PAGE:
What We Do Now (WWDN) is a groundbreaking, collaborative project working with artists, communities and organisations across Dumfries & Galloway.
WWDN is one regional project within a nationwide programme called Culture Collective coordinated by Creative Scotland.
WWDN will ignite and inspire new imaginative possibilities for five towns in Dumfries and Galloway, supporting artists to explore bold new ideas with communities and partners to celebrate the voices often unheard in our region. Over the course of one year, WWDN will weave together and showcase a united, creative vision of our region. One that is built and inspired by the communities we belong to and serve.
The project will work through key themes connected to each town:
Connection & Possibility (Sanquhar)
Identity & Vision (Stranraer)
Movement & Play (Castle Douglas)
Belonging & Pride (Northwest Dumfries)
Ownership & Voice (Langholm)
There are five ‘Place Hubs’ who are supported by The Stove Network and other regional partners to anchor the project in each town:
OutPost Arts in Langholm
Stranraer Millenium Centre
LIFT in Northwest Dumfries
A’The Airts in Sanquhar
Castle Douglas Development
Each of the five ‘Place Hubs’ are in or working with communities experiencing disadvantage. Each took part in The Stove’s research project ‘Embers: Creative Placemaking in South Scotland’. All have identified sections of their own community where COVID has accentuated existing disadvantage and exclusion and have some experience of working culturally.
WWDN offers 12 substantial commission opportunities for artists/creative freelancers/arts groups to work in Dumfries & Galloway.There are two Place Commissions for each town – one for an ‘emerging’ practitioner (defined in the application pack), and one for an established creative freelancer/artist/group.There are a further 2 opportunities for a Digital Producer to work with the Stove team on the design and build of an online space, as well as a Documentarian to imaginatively record the project over the course of the year. Please download the Application Pack below for more information.
WWDN is supported by a regional partners group (DG Arts Festival, Wigtown Book Festival and Upland) and a strategic partners group (South Of Scotland Enterprise, Dumfries & Galloway Council, Third Sector D&G and Skills Development Scotland) all of whom have supported the development of WWDN and will support the progress of ideas/projects as they emerge.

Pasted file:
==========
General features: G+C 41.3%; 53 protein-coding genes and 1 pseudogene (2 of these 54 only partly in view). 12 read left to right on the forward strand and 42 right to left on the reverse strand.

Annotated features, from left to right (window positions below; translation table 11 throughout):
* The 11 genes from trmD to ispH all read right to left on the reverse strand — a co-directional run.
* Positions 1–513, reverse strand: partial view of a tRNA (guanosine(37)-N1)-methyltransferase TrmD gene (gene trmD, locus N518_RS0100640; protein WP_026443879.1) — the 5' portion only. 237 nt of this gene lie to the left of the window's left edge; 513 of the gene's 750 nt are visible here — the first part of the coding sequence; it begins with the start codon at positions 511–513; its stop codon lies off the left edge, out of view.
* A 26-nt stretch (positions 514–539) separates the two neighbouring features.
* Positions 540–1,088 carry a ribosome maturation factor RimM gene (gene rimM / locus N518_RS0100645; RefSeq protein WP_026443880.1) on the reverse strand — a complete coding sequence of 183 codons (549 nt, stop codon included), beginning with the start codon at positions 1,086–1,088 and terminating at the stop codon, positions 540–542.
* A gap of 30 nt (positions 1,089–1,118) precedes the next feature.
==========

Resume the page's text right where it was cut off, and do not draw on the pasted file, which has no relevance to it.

There are 12 commissions in total of which 10 creative freelancer/artists or arts groups will be commissioned for a year to work in and with 5 places, (2 for each Place Hub) and initiate creative projects with key sections of each respective community. These place opportunities are split between ’emerging’ and ‘established’ artists/creative practitioners. A further 2 creative freelancers are sought to work alongside The Stove Network in the creative documentation (Documentarian Commission) and digital delivery (Digital Producer) of the project.
These opportunities are an invitation to artists to re-emerge, to experiment and play with new ideas in collaboration with communities across Dumfries & Galloway. WWDN is itself an experiment in how creativity, arts practice and community can work to realise new possibilities, to engage and platform the less heard voices and inspire new collaborations across the region. With the support, encouragement and infrastructure of multiple organisations across the arts, community and third sector in Dumfries & Galloway, ‘What We Do Now’ is a vote of confidence in the role of creativity as part of the future of our society. We are looking for creative practitioners who are committed to their work and want to be part of making a difference.
‘What We Do Now’ is the Dumfries and Galloway project within the national programme called Culture Collective, coordinated by Creative Scotland. As part of their Covid response the Scottish Government have made a £6M investment into the Culture Collective programme, to place freelance creative practitioners in communities in 26 projects around Scotland. Large numbers of creative freelancers have lost their income because of the Covid pandemic and people in communities are also experiencing real difficulties. The basic principle of Culture Collective is simple – to pay creatives to work with communities.
Scotland has a developing movement of artists embedding their practice in communities to co-create projects with local people. Because of this, it has been possible to conceive a national initiative that develops new projects through the experience of arts organisations who can support creative freelancers to connect with communities, make new work together and share the learning, expertise and capacity from this work across a national network.
Culture Collective has the potential to place creative practice right at the heart of Covid recovery and be a game-changer for the way we do culture in Scotland.
There are 12 commissions in total of which 10 creative freelancer/artists or arts groups will be commissioned for a year to work in and with 5 places, (2 for each Place Hub) and initiate creative projects with key sections of each respective community. These place opportunities are split between ’em
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